To seek answers, she found solace in Vipassana, a Buddhist form of meditative penance, where you adhere silence for ten days and meditate.  She said, “I had the time to contemplate on the events and get some perspective. I was comparing myself to my charismatic husband, which was not a good game I was playing, and was also depleting my energy over it. All I was expected to do was my best, which may be different from my husband’s best.”

But fourteen months later, Anu’s 25-year-old son passed away in a car accident, the pain of which is indescribable, but, she found a way out of this suffering.

“I realised that it was meant to be. Death isn’t a tragedy, because it is inevitable – like sunrise and sunset. Pain is inevitable, but suffering comes out of not accepting why something happened to you. Suffering can be controlled, if you accept.”

Resurrection period

She stepped up as the captain of the ship i.e. her company, which had also begun to tremble. Anu then chose to shed all her self-doubt.

“I didn’t know hardcore business, and I was terrible at finance. Being at the helm of the capital goods industry, I had to know both. I surrounded myself with people who could guide me, and wasn’t afraid to show my vulnerability, and seek help without qualms. That helped tremendously,”

A year before Rohinton’s death, Thermax had gone public, but due to poor market conditions, their share price had fallen from Rs. 400 shares to Rs 36. Anu decided to take some bold decisions that then revived the company, although everyone was doubtful of her course of action.

“I wanted to appoint the Boston Consultant Group to do some damage control, but our team insisted that we simply wait for the economy to stabilize.”

“Until then, I thought the ones most affected by this would be me and my family, as we were the owners. But I received an anonymous note from a shareholder, saying we had let him down. For my husband and I, letting someone down was a dirty word. I couldn’t sleep for days.”

She hired BCG and made some more brave choices. They divested into non-core businesses and went for products like bottled water, which were all B2C.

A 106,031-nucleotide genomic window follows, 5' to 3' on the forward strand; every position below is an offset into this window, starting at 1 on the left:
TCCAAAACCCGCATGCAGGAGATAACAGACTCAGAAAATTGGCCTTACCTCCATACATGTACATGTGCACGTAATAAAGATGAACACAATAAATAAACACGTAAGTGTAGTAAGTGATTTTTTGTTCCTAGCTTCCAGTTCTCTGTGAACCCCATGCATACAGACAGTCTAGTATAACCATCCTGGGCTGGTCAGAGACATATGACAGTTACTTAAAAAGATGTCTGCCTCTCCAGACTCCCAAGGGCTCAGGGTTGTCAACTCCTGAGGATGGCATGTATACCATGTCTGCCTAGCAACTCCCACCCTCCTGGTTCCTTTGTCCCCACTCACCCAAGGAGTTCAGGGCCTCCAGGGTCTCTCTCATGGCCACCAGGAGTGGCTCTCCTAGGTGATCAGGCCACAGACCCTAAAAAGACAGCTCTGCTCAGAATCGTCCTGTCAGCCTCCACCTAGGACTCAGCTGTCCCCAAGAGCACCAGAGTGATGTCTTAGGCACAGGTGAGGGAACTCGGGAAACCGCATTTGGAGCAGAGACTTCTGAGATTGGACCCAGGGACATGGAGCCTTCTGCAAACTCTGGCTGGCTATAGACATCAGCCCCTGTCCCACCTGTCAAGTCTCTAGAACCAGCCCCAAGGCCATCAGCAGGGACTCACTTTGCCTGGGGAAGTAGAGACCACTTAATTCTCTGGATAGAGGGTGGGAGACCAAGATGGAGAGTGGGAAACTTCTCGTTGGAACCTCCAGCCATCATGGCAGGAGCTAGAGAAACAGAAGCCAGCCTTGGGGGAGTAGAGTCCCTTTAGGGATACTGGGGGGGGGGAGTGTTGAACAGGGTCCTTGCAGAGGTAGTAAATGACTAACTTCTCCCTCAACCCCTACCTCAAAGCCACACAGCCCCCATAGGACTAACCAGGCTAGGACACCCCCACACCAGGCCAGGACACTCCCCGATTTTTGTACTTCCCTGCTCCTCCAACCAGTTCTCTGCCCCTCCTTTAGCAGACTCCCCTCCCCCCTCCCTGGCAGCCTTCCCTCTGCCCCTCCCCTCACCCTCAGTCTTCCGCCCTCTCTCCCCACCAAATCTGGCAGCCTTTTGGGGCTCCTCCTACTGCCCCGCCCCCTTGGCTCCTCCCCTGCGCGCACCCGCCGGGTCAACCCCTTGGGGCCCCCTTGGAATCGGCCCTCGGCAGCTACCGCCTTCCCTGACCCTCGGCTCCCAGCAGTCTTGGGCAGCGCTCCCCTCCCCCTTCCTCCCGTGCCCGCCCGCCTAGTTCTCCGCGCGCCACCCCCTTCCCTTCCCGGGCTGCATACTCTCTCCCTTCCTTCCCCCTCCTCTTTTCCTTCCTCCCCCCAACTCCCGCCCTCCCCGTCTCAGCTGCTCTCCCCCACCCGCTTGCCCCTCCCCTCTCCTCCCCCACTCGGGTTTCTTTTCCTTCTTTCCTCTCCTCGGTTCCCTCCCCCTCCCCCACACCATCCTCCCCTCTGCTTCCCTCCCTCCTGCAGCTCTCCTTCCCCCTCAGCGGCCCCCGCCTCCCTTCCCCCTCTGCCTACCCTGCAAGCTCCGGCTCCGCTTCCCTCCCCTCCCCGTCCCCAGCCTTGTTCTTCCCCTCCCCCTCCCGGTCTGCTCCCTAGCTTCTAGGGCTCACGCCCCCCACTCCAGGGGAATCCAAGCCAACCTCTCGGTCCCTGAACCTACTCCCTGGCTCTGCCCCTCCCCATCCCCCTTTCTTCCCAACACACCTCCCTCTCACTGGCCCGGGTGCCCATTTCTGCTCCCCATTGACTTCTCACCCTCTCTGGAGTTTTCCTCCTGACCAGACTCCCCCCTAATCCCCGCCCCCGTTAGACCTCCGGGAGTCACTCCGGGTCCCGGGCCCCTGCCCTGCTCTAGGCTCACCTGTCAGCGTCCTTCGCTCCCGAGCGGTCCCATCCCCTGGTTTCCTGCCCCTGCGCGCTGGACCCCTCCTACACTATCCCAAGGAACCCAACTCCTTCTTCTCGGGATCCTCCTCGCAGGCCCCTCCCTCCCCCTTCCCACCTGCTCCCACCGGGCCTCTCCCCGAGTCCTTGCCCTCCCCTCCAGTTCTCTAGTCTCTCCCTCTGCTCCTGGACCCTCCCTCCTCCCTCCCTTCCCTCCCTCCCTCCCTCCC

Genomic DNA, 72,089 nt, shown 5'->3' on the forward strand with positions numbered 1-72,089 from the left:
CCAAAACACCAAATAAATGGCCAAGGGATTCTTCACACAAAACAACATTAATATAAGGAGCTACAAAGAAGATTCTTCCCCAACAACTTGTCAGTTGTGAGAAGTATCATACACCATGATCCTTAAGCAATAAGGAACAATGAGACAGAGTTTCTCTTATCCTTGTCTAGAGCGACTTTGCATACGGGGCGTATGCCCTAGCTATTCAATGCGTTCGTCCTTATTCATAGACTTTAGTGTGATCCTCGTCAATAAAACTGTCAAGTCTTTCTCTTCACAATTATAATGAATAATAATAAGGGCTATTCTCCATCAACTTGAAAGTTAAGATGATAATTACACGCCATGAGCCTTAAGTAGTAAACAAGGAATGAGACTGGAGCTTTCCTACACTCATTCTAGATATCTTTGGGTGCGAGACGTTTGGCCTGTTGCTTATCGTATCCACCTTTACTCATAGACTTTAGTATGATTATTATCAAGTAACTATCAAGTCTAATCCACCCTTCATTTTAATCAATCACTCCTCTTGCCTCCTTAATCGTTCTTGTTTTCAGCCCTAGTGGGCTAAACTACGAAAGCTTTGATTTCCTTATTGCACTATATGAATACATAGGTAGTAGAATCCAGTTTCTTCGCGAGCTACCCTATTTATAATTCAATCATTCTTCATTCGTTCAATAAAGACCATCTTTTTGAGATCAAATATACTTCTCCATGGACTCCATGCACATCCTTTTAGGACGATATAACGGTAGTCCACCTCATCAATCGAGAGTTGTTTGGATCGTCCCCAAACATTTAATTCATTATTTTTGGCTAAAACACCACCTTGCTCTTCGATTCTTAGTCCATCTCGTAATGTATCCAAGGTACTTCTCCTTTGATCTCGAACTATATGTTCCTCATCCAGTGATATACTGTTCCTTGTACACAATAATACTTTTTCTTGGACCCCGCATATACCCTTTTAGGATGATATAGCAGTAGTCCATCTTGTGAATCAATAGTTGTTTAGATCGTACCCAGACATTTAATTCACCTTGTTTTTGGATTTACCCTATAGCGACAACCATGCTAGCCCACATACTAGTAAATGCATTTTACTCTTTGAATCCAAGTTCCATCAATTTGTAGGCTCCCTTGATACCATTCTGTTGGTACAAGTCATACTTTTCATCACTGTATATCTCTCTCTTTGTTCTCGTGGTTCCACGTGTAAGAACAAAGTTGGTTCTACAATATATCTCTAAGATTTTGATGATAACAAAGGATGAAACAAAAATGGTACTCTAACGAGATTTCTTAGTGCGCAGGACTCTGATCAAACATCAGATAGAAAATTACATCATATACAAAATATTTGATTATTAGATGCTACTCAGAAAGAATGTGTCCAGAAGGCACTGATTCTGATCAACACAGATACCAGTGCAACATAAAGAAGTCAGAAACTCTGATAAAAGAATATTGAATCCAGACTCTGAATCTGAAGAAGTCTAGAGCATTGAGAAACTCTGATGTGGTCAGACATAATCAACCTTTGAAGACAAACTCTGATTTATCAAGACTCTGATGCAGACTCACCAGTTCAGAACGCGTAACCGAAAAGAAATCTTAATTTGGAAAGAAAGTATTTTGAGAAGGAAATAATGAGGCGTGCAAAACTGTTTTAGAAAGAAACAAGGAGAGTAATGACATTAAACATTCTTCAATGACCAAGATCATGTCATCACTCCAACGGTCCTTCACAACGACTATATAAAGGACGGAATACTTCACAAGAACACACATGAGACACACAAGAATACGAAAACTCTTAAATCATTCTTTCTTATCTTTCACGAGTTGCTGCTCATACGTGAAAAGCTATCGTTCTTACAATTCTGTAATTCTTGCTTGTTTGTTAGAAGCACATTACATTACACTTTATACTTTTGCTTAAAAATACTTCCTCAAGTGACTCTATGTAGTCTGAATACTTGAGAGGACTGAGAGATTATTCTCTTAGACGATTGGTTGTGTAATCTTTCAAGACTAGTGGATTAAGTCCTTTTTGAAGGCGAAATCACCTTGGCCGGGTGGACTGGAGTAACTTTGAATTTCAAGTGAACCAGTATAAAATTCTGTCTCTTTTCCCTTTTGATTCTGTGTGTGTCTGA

“This increased our turnovers but eroded our bottom line. We had to make some tricky decisions and divest. In a country where there is no safety net, we can afford to have certain non-performers, but that had to change.”

Her employees came along and were in support of her.

“My team wanted me and the company to succeed. There was great support all around. My daughter and son-in-law also moved back to India with their children.”

The couple were sent to London to revive a then non-performing plant. Meher and her husband had joined as trainee engineers, and within two years, their tremendous growth impressed everyone.

As a chemical engineer, Meher had a great eye and sound know-how in finance. Anu handed over the company to Meher and took retirement.

Success came along

Anu then wanted to give back in terms of time and money to the society and discovered Akansha, an NGO.

“I got very involved in their activities, in a very hands-on manner. I brought them to Pune, and Thermax created space for them in our premises when we did up the office,”

Anu joined the Board of Advisors for both Akaknksha as well as Teach For India, aiming towards the improvement of the quality of education.

“It is important to share your stories, so people can follow your example. Innovation right now in the sector is mind-boggling. As this sector does not get much recognition, award ceremonies like Marico’s Innovation for India Awards help people share their awe-inspiring initiatives.”

Under their initiatives, four students were selected for full scholarships at world colleges, and five also got selected to the Azim Premji University.

Anu Aga also won the Padma Shri in 2010 for her contribution to the social sector.

But she said, “Don’t make me larger than life. I was and am, very ordinary.”